Rangolis against CAA, NRC come up outside several homes across Tamil Nadu a day after 5 were held
The detention of five women on Sunday was ‘a clear example that the authoritarianism of the despicable AIADMK is increasing’, DMK chief Stalin said.
Rangolis against the amended Citizenship Act and the proposed National Register of Citizens exercise were drawn in front of several houses across Tamil Nadu on Monday. Some even came up outside the homes of Dravida Munnetra Kazhagam patriarch M Karunanidhi, party chief MK Stalin and Lok Sabha MP Kanimozhi in Chennai.
This came a day after the police detained five women for drawing rangolis with slogans against the amended citizenship law and NRC in Besant Nagar. Cases were registered against them and they were released later. The police action led to several people across Tamil Nadu drawing similar rangolis as a form of protest.
Similar rangolis were drawn outside the homes of many people across the state. Here are some images:
The slogan “We don’t want CAA, NRC” on two rangoli designs was painted outside Kanimozhi’s house in CIT Colony on Sunday night because of rain, according to The NewsMinute. Rangolis, or kolams, are otherwise drawn with rice or lime stone powder.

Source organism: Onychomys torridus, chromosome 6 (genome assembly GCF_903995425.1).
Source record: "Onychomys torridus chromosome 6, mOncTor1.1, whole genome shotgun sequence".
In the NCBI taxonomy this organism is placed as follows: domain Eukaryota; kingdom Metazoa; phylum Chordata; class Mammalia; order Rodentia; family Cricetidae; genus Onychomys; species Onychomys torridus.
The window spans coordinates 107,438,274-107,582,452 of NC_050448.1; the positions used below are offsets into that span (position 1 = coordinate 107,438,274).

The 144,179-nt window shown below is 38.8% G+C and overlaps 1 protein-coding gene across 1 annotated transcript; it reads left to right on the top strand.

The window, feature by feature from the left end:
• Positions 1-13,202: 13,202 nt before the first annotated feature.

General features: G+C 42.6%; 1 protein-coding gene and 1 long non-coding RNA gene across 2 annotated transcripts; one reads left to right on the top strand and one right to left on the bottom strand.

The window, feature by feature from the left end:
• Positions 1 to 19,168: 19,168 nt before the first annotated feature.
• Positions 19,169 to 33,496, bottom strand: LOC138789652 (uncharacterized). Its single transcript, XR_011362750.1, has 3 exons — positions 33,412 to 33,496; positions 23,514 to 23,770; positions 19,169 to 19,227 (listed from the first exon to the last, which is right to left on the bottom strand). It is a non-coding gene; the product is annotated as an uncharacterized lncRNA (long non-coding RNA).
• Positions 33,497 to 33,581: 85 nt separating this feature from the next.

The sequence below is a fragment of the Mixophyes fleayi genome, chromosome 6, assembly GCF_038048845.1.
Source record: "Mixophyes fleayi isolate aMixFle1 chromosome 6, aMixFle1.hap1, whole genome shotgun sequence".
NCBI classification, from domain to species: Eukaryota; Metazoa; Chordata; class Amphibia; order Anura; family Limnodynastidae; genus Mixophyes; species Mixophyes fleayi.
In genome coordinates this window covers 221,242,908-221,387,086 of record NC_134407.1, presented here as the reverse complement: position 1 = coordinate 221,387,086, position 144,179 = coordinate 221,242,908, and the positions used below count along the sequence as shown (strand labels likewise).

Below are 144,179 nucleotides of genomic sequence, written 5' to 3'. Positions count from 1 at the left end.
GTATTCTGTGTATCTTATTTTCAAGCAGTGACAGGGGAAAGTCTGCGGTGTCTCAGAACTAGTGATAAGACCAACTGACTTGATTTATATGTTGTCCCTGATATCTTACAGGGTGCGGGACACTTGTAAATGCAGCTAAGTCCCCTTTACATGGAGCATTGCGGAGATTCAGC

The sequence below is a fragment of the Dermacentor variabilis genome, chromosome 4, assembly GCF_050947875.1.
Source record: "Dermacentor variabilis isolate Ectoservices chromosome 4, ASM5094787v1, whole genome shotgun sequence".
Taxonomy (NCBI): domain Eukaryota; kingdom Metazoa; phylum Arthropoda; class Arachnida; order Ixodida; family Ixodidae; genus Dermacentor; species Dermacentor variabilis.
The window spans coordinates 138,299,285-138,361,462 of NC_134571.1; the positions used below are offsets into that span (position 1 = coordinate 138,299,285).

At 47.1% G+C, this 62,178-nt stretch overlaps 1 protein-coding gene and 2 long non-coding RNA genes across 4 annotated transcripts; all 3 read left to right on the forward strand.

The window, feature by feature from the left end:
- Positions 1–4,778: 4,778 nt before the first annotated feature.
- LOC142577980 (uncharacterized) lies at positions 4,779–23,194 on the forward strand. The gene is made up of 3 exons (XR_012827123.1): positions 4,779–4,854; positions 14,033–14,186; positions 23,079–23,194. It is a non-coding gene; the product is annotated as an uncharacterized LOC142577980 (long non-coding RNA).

Similar rangolis were drawn outside the house of MK Stalin in Cenotaph road and M Karunanidhi’s house in Gopalapuram. Stalin shared the photos of the rangolis with the tweet: “at our homes”.
Stalin and Marumalarchi Dravida Munnetra Kazhagam chief Vaiko criticised the Chennai police for detaining women on Sunday. “This is clear example that the authoritarianism of the despicable AIADMK is increasing day by day,” Stalin said in a tweet. He said the detention of the women was against their right to freedom of speech and expression guaranteed under the fundamental rights of the Constitution. He also demanded that the case registered against them be withdrawn.
Vaiko said that if the ruling All India Anna Dravida Munnetra Kazhagam government thought that it could suppress the anger of the people through police action, then it would learn a lesson from history.
The Citizenship Amendment Act has triggered protests across the country after it was passed in Parliament on December 11. The legislation provides Indian citizenship to religious minorities from Pakistan, Bangladesh and Afghanistan, provided they have lived in India for six years and entered the country by December 31, 2014. The law has attracted widespread criticism as it excludes the Muslim community from its purview.
The National Register of Citizens is a proposed nationwide exercise to identify undocumented migrants.